type = "pug"
In JSON land, that would give you the following structure:
{ "dog": { "tater": { "type": "pug" } } }
You don't need to specify all the super-tables if you don't want to. TOML knows how to do it for you.
# [x] you
# [x.y] don't
# [x.y.z] need these
[x.y.z.w] # for this to work
Empty tables are allowed and simply have no key/value pairs within them.
As long as a super-table hasn't been directly defined and hasn't defined a specific key, you may still write to it.
c = 1

d = 2
You cannot define any key or table more than once. Doing so is invalid.

b = 1

c = 2

b = 1

c = 2

Array of Tables

The last type that has not yet been expressed is an array of tables. These can be expressed by using a table name in double brackets. Each table with the same double bracketed name will be an element in the array. The tables are inserted in the order encountered. A double bracketed table without any key/value pairs will be considered an empty table.
name = "Hammer"
sku = 738594937


name = "Nail"
sku = 284758393
color = "gray"
In JSON land, that would give you the following structure.
  "products": [
    { "name": "Hammer", "sku": 738594937 },
    { },
    { "name": "Nail", "sku": 284758393, "color": "gray" }
You can create nested arrays of tables as well. Just use the same double bracket syntax on sub-tables. Each double-bracketed sub-table will belong to the most recently defined table element above it.
  name = "apple"

    color = "red"
    shape = "round"

    name = "red delicious"

    name = "granny smith"

  name = "banana"

    name = "plantain"
The above TOML maps to the following JSON.
  "fruit": [
      "name": "apple",
      "physical": {
        "color": "red",
        "shape": "round"
      "variety": [
        { "name": "red delicious" },
        { "name": "granny smith" }
      "name": "banana",
      "variety": [
        { "name": "plantain" }
Attempting to define a normal table with the same name as an already established array must produce an error at parse time.
  name = "apple"

    name = "red delicious"

  # This table conflicts with the previous table
    name = "granny smith"


If you have an implementation, send a pull request adding to this list. Please note the commit SHA1 or version tag that your parser supports in your Readme.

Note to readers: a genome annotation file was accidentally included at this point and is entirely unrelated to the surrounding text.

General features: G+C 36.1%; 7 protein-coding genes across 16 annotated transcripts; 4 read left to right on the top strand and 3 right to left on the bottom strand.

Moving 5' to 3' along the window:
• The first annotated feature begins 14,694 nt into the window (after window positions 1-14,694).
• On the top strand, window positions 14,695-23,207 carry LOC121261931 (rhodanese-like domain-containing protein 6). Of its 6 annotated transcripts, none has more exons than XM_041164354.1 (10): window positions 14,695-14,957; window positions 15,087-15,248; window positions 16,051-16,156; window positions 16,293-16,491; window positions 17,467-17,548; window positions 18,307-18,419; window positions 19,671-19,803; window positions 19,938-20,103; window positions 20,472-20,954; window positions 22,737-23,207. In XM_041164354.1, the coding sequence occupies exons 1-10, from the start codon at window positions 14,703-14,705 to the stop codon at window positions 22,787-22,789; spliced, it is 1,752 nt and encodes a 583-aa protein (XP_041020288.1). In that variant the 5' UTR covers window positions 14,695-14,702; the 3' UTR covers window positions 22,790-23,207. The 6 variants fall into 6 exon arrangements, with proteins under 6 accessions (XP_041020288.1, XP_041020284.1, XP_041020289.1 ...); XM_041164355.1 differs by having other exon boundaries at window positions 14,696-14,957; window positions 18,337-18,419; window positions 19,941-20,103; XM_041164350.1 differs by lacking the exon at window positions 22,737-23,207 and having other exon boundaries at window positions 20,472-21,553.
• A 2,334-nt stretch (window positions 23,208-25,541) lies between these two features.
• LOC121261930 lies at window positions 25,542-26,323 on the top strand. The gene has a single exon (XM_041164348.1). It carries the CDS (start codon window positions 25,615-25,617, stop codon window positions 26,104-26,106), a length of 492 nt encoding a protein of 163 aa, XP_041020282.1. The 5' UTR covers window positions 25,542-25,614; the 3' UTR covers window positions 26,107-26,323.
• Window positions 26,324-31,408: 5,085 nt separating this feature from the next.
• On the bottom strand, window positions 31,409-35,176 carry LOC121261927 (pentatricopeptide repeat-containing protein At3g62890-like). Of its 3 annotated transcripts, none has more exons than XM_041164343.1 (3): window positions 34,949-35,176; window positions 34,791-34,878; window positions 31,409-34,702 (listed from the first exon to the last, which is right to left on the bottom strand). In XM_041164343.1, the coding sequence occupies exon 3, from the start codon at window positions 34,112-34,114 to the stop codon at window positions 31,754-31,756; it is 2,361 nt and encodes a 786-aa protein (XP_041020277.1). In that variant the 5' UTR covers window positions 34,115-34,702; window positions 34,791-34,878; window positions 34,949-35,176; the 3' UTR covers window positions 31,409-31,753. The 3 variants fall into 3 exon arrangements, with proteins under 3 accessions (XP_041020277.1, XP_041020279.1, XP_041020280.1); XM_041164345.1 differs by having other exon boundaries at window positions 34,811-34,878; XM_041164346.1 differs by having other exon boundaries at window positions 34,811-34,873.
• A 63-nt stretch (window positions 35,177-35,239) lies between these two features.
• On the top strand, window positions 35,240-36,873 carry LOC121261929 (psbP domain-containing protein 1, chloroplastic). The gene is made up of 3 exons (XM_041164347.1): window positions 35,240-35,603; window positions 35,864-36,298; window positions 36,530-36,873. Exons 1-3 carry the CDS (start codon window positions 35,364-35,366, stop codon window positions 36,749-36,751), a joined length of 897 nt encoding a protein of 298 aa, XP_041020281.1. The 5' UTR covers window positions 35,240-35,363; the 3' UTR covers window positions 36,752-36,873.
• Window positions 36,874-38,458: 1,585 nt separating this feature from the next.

Language agnostic test suite for TOML parsers

Editor support


My initial thoughts on TOML taken from some G+ comments.

Someone posted why?

And I wrote:

JSON is a bit verbose, and harder to human edit.

JSON is better for serialization, REST, websocket (I think). This is better for config (I think). PLIST is not bad either (better than JSON). Loose JSON is not bad either (Jackson, JSON smart, Boon all have loose JSON that allows comments, no quote keys, single quote keys, etc.)

The part I have heart burn is that arrays have to be all of the same type.

I think that is ok, but if you have that then you also need another type that is like a list that takes arbitrary types (easier for marshaling).

double instead of arbitrary Number is nice.
Int is nice.

I will probably write a parser for this. I have one for PLIST and one for JSON. 

 4:01 PM
Is it like a Windows INI file?
 4:13 PM
It's the same idea and at first glance has some structural similarities.

Rick Hightower
Yesterday 8:55 PM
Right. No problem. As long as it is never the windows registry.

Windows has ini files.

Mac has plist which were cool until XML versions which are f'ing XML so the opposite of cool.

Then everyone switched to XML config. I did too. XML had an X in it for Christ sakes who could not switch. I mean... You had Xtreme Programming. You have to use things that start with an X. I am X generation.. I think. Or am I Y. I might be GenX. Who the hell knows. XML sounded cool. Then they added like namespaces, and XSDs, and SOAP, and working groups, and XML became a sh1t fest where the headers and namespaces were longer than the damn config... I digress.

Then JSON...

Then that was not good enough but missing comments so not so great for config...

YAML but that is just nuts so... YAML is nuts. 80 pages. I don't care if it is ported to 90 languages. If you can't hold the entire syntax in your head, then you can't use it for human readable config files.

Let's reinvent Windows ini files and call them Toml and we are back to 1988 but hey no
problem most people who know what an ini file are managers.

Pretend like you don't know it's an ini file or you are outing yourself and
you have to be a manager and they won't let you write code anymore.

I am hip. I am young. Toml is new. Nothing quite like it. All is knew. What about ASCII PLIST? LALalalala.. I am not listening. What about ini files? lalalalalala... I can't hear you. 

-1 XML config
+0.5 JSON loose